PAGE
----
Fig. 2
figure 2

Anti-PACAP antibody block PACAP38-induced hypersensitivity. Data are shown as square root transformed (SQRT) 50% withdrawal threshold (g). A Responses one hour after PACAP38 (2 µg/kg, s.c.) or vehicle injection (s.c.) in wildtype mice (n = 12 per group) on five test days. Mice were pre-treated with anti-PACAP antibody or IgG control (30 mg/kg, i.p.) on day 0. Two-way ANOVA with Tukey’s post hoc test for multiple comparisons was used with data represented as means ± SEMs. * = P < 0.05, ** = P < 0.01, *** = P < 0.001, and **** = P < 0.0001. B Descriptive visualization of individual data points for baseline and day 9 of the curves on the left-hand side (Fig. 2A) with mean bars and SEMs

PACAP signaling is not involved in GTN-induced hypersensitivity

The effects of anti-PACAP mAb on GTN provocation was studied in wildtype mice. Both the test group (anti-PACAP mAbs + GTN) and the positive control group (IgG control + GTN) were significantly different from the negative control (anti-PACAP mAbs + vehicle) on day 5, 7 and 9 (P < 0.05 to 0.01) (Fig. 3). The test group had a decrease in mean SQRT 50% withdrawal threshold from 1.16 g to 0.60 g when comparing baseline and day 9, whereas the positive control group had a decrease from 1.16 g to 0.63 g. The negative control group showed only a minimal decrease in mean withdrawal threshold from 1.15 g to 1.02 g. There was also a significant difference in basal threshold on day 9 (P < 0.05), data not shown. No differences were seen between the test group (anti-PACAP antibody + GTN) and the positive control (IgG control + GTN). Hence, PACAP signaling is not involved in GTN-induced hypersensitivity.

Fig. 3
figure 3

GTN signaling is independent from PACAP. Data is shown as square root transformed (SQRT)50% withdrawal threshold (g). A Responses two hours after GTN (10 mg/kg, i.p.) or vehicle injection (i.p.) in wildtype mice (n = 12 per group) on five test days. Anti-PACAP antibody or IgG control (30 mg/kg, i.p.) was given on day 0. Two-way ANOVA with Tukey’s post hoc test for multiple comparisons was used with data represented as means ± SEMs. * = P < 0.05, ** = P < 0.01, *** = P < 0.001, and **** = P < 0.0001. B Descriptive visualization of individual data points for baseline and day 9 of the curves on the left-hand side (Fig. 3A) with mean bars and SEMs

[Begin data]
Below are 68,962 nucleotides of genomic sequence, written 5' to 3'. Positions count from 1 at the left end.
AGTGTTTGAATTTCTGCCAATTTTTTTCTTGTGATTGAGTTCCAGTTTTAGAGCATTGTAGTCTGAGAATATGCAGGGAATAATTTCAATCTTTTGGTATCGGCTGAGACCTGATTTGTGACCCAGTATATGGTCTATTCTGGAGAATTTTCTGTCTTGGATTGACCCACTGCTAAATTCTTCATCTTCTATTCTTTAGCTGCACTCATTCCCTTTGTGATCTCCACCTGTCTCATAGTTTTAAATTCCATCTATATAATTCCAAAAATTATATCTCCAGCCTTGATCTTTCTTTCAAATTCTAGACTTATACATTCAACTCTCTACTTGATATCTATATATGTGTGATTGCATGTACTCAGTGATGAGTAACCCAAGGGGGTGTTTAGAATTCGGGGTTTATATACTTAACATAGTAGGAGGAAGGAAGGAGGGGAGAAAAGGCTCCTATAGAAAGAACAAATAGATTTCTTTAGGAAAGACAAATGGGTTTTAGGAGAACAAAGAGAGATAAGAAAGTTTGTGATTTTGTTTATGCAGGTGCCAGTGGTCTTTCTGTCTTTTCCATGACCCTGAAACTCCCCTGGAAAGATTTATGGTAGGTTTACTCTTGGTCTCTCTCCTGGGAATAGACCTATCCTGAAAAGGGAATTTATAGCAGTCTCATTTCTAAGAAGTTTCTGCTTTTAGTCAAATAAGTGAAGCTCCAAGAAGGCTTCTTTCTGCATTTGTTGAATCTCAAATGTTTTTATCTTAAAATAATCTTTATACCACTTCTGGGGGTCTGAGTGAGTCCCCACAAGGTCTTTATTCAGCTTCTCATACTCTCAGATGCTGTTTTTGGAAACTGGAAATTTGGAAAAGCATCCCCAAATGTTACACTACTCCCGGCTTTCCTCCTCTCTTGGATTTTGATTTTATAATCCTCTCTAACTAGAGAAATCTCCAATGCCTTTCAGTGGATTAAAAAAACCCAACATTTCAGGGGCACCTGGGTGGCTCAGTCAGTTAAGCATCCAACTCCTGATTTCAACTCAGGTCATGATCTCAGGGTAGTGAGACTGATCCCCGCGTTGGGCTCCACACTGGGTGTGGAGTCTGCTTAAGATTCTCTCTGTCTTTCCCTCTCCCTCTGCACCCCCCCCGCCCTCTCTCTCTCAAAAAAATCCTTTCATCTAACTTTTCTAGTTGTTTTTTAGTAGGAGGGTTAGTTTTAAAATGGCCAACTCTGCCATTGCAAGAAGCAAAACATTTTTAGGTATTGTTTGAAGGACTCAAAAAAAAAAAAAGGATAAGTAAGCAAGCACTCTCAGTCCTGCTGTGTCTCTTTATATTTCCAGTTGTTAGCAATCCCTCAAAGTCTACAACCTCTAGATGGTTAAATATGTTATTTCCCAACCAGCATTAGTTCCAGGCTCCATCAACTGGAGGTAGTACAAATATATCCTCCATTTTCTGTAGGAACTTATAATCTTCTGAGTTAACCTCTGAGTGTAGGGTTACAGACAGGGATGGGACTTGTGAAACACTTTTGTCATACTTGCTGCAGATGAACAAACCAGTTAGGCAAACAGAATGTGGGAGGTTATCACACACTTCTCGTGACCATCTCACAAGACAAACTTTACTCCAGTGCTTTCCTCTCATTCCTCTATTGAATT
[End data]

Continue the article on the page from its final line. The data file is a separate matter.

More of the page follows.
PACAP signaling is not involved in levcromakalim-induced hypersensitivity

The effects of anti-PACAP mAb on levcromakalim provocation was also studied in wildtype mice. Both the test group (anti-PACAP mAbs + levcromakalim) and the positive control group (IgG control + levcromakalim) were significantly different from the negative control (anti-PACAP mAb + vehicle) on day 7 and 9 (P < 0.05 to 0.001) (Fig. 4). The test group had a decrease in mean SQRT 50% withdrawal threshold from 1.15 g to 0.69 g when comparing baseline and day 9, whereas the positive control group had a decrease from 1.15 g to 0.63 g. For the negative control group, it only showed an insignificant decrease in mean withdrawal threshold from 1.16 g to 1.07 g. Notably, there was a significant difference in basal threshold on day 9 (P < 0.01 to 0.001), data not shown. No differences were seen between the test group (anti-PACAP antibody + levcromakalim) and the positive control (IgG control + levcromakalim). Therefore, PACAP signaling is not involved in levcromakalim-induced hypersensitivity.